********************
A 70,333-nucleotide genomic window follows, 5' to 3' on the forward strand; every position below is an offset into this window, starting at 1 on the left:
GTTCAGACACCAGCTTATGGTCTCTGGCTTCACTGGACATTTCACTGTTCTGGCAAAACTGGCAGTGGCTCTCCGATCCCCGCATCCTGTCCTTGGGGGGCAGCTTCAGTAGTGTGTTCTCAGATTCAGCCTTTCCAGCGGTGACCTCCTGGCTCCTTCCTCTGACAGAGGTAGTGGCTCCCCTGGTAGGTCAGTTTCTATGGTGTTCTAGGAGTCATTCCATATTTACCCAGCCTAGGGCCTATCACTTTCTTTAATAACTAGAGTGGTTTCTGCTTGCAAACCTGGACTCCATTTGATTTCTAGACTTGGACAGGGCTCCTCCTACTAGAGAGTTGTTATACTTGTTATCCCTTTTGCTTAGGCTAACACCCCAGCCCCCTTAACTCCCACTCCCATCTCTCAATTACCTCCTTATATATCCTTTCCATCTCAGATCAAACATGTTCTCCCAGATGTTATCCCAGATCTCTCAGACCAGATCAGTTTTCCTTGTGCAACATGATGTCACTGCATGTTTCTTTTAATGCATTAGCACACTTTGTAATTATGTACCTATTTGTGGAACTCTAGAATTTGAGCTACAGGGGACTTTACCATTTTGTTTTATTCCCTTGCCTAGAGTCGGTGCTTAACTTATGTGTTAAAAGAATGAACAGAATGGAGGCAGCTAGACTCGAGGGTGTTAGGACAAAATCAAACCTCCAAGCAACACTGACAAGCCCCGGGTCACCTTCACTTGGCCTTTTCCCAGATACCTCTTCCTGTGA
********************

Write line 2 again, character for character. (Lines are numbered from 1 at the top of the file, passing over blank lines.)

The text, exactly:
GTTCAGACACCAGCTTATGGTCTCTGGCTTCACTGGACATTTCACTGTTCTGGCAAAACTGGCAGTGGCTCTCCGATCCCCGCATCCTGTCCTTGGGGGGCAGCTTCAGTAGTGTGTTCTCAGATTCAGCCTTTCCAGCGGTGACCTCCTGGCTCCTTCCTCTGACAGAGGTAGTGGCTCCCCTGGTAGGTCAGTTTCTATGGTGTTCTAGGAGTCATTCCATATTTACCCAGCCTAGGGCCTATCACTTTCTTTAATAACTAGAGTGGTTTCTGCTTGCAAACCTGGACTCCATTTGATTTCTAGACTTGGACAGGGCTCCTCCTACTAGAGAGTTGTTATACTTGTTATCCCTTTTGCTTAGGCTAACACCCCAGCCCCCTTAACTCCCACTCCCATCTCTCAATTACCTCCTTATATATCCTTTCCATCTCAGATCAAACATGTTCTCCCAGATGTTATCCCAGATCTCTCAGACCAGATCAGTTTTCCTTGTGCAACATGATGTCACTGCATGTTTCTTTTAATGCATTAGCACACTTTGTAATTATGTACCTATTTGTGGAACTCTAGAATTTGAGCTACAGGGGACTTTACCATTTTGTTTTATTCCCTTGCCTAGAGTCGGTGCTTAACTTATGTGTTAAAAGAATGAACAGAATGGAGGCAGCTAGACTCGAGGGTGTTAGGACAAAATCAAACCTCCAAGCAACACTGACAAGCCCCGGGTCACCTTCACTTGGCCTTTTCCCAGATACCTCTTCCTGTGA